Imagine a vitamin-sized capsule filled with a tiny video camera, a lens, four LED lights, two batteries, and a transmitter, travelling through your digestive system as it transmits over 50,000 images to a recording device around your waist. Does this sound like science fiction? It’s the M2A wireless endoscopy capsule, an incredible new diagnostic technique that is revolutionizing investigation of the gastrointestinal (GI) tract.
Hamilton Health Sciences’ gastroenterologists are conducting a pilot project to determine the extent to which capsule endoscopy will replace intestinal angiography. This is the first study to evaluate the economics of providing M2A in relation to the realities of Canadian clinical practice.
“In order to achieve appropriate and timely widespread adoption of a costly technique, it is important to document the precise indications for using this technique,” said Dr. David Armstrong, Medical Director, Digestive Disease and Surgery Program, Hamilton Health Sciences.
Dr. Armstrong is the principal investigator on the one-year pilot study being done in collaboration with McMaster University’s Division of Gastroenterology. He has teamed up with colleagues Dr. John Marshall who has extensive experience in economic analysis of the costs of managing gastrointestinal bleeding, and Dr. David Morgan who has studied GI bleeding from vascular lesions in the small intestine. Together they will evaluate and make recommendations on the feasibility of covering or reimbursing patients for the $900 cost of the M2A capsule.
Capsule endoscopy is expanding the scope of GI investigation in many ways. M2A produces excellent, high-quality images of vascular lesions in the small intestine, the 21-foot section between the stomach and colon. The painless procedure is as easy as swallowing a pill and does not require sedation. In fact, the patient can leave the clinical environment for several hours while the M2A capsule is in transit through the GI tract.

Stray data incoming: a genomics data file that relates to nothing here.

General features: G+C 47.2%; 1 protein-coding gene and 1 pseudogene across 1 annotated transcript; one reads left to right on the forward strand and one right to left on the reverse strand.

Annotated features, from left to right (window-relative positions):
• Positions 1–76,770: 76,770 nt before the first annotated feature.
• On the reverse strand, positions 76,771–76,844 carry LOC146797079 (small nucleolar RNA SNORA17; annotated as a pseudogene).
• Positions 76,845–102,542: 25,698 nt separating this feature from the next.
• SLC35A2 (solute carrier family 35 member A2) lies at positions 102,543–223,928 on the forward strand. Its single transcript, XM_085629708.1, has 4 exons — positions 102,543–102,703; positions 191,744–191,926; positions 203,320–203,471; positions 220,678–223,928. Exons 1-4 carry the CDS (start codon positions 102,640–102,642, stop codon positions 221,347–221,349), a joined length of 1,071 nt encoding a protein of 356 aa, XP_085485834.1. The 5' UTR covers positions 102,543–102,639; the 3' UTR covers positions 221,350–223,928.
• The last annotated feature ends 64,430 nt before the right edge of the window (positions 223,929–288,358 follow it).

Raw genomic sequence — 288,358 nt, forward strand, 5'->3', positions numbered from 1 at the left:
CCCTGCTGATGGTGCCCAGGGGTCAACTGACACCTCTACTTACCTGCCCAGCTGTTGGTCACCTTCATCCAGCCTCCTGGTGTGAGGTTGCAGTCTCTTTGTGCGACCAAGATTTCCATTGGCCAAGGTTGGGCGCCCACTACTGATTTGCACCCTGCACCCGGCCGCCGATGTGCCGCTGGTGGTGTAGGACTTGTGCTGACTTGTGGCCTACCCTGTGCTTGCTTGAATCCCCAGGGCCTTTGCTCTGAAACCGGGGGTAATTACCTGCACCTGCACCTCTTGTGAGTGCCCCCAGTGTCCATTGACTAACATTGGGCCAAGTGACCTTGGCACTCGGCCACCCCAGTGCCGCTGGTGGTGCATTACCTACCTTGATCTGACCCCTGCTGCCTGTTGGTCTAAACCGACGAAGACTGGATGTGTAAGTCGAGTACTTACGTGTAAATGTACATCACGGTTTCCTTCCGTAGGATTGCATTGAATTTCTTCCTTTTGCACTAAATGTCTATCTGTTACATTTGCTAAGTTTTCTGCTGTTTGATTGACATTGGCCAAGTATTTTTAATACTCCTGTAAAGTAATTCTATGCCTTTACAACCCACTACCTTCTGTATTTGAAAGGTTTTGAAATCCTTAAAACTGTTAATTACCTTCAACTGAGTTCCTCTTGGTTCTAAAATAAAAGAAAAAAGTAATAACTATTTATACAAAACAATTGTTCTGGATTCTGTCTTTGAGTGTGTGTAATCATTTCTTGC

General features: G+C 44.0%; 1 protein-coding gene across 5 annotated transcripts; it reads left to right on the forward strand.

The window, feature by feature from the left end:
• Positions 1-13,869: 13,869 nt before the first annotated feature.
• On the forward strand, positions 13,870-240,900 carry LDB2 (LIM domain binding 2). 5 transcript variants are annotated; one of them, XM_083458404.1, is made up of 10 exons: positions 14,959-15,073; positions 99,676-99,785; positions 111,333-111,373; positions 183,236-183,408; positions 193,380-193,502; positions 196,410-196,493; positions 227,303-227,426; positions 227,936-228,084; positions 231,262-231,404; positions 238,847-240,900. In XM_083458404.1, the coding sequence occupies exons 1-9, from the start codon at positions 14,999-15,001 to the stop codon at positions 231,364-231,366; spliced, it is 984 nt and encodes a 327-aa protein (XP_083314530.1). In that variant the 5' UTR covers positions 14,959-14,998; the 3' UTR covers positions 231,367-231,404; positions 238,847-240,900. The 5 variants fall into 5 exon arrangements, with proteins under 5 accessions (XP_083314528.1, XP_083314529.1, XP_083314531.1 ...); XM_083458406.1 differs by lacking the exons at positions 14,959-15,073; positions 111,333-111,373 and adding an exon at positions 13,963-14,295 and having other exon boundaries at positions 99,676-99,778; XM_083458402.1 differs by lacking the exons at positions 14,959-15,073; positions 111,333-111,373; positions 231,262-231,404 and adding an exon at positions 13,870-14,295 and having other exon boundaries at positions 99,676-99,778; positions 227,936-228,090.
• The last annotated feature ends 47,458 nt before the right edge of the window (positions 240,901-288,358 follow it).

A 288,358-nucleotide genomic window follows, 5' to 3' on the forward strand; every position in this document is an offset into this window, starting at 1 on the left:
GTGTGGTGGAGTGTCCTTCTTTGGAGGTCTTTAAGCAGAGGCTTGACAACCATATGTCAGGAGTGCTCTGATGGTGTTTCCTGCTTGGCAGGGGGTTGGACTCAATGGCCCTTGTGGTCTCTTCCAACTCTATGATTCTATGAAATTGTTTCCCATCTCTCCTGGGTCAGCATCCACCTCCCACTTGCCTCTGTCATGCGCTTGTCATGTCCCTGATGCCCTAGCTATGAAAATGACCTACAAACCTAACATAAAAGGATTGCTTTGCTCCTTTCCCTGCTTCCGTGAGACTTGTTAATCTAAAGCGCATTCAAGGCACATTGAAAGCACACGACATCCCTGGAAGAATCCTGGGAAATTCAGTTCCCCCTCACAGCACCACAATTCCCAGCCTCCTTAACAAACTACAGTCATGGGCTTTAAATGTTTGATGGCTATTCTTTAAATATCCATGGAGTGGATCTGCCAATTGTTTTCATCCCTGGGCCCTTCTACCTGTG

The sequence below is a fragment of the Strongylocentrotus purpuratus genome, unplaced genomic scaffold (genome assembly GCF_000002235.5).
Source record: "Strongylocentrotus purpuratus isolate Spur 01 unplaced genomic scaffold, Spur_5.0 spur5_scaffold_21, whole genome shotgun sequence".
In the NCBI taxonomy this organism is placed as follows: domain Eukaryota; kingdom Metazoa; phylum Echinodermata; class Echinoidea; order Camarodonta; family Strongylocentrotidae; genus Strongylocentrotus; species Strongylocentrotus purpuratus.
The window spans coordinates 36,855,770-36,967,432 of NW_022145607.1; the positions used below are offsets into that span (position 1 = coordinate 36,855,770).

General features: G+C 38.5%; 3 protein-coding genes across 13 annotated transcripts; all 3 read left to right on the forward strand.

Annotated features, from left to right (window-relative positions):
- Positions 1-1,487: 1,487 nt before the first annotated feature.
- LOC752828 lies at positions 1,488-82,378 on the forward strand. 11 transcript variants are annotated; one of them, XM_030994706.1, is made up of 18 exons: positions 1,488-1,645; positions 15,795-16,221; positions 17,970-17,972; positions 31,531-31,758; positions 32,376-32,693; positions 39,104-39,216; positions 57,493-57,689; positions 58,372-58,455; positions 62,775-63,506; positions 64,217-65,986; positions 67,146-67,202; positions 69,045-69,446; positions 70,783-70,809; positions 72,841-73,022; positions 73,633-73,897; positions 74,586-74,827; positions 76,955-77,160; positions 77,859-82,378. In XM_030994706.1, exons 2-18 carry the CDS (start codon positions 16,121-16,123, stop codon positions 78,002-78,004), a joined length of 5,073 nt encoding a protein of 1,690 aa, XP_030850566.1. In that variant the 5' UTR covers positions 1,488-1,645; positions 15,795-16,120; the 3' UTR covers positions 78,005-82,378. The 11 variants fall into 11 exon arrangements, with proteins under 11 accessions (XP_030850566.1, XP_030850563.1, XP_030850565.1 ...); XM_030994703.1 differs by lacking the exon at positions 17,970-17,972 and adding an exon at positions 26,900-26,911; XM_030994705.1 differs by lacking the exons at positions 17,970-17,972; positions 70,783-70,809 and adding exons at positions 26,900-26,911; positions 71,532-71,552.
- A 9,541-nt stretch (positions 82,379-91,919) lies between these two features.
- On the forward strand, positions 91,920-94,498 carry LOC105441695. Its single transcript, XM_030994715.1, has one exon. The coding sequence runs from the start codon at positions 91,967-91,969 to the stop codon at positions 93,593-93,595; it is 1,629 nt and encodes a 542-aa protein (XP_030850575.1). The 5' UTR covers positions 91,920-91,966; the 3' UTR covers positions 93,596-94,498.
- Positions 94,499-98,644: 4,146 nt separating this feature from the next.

The M2A acronym stands for “mouth to anus” which succinctly describes the journey the capsule takes through the digestive system. The disposable capsule is swallowed painlessly then excreted naturally after its journey is complete.
Using traditional GI investigation methods, it is difficult for physicians to obtain a clear view of the small intestine. Consequently, many patients with bleeding in that area have to endure several traditional endoscopies before physicians can identify lesions responsible for blood loss.
To be eligible for this study, patients with obscure GI bleeding will receive complete standard investigations. If the physician decides that an angiogram is necessary, the patient will also receive the M2A capsule. The study will then compare angiography and the M2A capsule with respect to their accuracy in determining the cause of GI blood loss. “We’ve had great success recruiting patients for this study. All of the patients have had endoscopies before, and are thrilled to have the opportunity to simply swallow a capsule and go about their business for the day,” said Dr. Armstrong.
In addition to locating obscure bleeding, M2A may also be useful to diagnose many other diseases of the small intestine including Crohn’s disease, celiac disease, unexplained abdominal pain with diarrhea, and iron deficiency anemia. The use of M2A in the pediatric population is still under evaluation in clinical trials.